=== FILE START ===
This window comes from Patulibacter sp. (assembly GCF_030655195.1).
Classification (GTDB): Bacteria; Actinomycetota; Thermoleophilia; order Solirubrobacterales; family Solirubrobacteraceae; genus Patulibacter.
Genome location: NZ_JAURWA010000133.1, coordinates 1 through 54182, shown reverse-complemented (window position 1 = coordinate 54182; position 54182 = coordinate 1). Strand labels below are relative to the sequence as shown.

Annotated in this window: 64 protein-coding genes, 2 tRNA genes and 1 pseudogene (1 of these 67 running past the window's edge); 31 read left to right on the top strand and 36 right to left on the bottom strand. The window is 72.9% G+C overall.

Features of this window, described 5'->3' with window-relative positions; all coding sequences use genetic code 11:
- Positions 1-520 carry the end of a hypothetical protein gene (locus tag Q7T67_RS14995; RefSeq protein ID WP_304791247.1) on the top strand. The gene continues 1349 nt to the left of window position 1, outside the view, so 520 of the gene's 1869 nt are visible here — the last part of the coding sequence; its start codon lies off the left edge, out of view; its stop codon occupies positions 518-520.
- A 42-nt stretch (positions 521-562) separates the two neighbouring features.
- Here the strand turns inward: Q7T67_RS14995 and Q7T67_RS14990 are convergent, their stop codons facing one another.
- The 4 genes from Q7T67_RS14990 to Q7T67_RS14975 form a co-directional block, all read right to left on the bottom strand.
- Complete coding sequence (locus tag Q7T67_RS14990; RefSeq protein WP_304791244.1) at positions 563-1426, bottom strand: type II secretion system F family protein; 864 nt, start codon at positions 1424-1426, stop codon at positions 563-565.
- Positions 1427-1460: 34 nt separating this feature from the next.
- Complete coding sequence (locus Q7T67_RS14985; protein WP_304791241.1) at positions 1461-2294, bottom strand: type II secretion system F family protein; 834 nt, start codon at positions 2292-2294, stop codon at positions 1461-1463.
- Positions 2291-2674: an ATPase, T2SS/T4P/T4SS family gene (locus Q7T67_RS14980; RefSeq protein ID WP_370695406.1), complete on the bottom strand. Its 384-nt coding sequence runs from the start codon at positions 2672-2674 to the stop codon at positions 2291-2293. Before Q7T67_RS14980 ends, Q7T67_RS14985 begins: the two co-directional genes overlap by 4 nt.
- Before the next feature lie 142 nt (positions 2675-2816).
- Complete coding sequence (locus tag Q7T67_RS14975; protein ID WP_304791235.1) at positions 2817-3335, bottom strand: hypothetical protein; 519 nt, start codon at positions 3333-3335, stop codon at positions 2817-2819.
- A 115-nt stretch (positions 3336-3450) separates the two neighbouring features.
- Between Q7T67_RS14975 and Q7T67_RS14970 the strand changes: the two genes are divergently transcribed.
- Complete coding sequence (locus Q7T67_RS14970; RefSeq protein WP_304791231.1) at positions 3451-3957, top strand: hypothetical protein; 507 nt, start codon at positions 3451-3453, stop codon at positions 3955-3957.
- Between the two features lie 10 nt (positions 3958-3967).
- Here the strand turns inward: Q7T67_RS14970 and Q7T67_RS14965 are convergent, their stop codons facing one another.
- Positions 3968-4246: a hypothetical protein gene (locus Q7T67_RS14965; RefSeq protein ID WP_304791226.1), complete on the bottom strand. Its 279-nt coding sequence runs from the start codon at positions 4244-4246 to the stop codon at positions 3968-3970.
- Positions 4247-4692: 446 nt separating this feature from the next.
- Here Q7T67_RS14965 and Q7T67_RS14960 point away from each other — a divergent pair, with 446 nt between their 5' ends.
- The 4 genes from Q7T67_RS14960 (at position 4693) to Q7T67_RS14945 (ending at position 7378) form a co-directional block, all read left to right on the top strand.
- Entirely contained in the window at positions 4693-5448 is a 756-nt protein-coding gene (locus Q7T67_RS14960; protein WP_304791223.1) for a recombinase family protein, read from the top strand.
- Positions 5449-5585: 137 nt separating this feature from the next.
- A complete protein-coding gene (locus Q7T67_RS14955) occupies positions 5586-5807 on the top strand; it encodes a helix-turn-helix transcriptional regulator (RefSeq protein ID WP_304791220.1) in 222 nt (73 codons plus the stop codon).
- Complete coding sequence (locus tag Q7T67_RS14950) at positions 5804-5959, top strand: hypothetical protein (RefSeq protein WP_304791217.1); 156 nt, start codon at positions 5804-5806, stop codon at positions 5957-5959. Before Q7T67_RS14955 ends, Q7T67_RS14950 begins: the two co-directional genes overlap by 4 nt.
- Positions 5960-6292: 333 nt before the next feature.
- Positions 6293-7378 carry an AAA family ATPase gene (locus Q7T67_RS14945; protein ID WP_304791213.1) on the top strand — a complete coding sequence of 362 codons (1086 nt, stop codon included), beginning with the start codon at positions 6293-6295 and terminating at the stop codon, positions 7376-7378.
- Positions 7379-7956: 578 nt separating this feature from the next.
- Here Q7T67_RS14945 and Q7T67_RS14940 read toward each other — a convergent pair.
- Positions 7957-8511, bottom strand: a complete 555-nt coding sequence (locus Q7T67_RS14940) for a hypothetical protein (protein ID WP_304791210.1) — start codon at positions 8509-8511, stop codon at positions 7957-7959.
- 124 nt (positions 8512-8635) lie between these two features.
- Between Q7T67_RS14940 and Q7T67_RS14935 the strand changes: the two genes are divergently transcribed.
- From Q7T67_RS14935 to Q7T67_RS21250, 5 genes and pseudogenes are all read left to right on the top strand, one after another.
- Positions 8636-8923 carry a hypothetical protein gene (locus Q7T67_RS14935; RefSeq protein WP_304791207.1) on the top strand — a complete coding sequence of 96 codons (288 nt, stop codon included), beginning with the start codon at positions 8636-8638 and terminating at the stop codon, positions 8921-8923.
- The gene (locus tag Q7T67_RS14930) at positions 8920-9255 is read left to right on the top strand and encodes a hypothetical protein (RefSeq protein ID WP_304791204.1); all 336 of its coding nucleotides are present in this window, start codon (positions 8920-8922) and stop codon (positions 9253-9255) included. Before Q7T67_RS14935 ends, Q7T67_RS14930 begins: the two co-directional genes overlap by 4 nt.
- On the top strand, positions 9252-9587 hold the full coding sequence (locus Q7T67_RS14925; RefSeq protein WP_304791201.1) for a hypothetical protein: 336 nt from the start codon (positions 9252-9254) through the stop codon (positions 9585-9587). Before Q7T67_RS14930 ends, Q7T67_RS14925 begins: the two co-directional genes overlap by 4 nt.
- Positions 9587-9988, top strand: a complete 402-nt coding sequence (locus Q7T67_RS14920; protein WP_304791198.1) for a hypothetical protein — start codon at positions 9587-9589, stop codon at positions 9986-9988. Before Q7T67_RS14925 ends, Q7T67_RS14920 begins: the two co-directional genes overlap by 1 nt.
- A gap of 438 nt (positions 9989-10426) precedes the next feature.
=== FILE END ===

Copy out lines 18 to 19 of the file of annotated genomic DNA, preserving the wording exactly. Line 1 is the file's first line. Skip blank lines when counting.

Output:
- Complete coding sequence (locus Q7T67_RS14970; RefSeq protein WP_304791231.1) at positions 3451-3957, top strand: hypothetical protein; 507 nt, start codon at positions 3451-3453, stop codon at positions 3955-3957.
- Between the two features lie 10 nt (positions 3958-3967).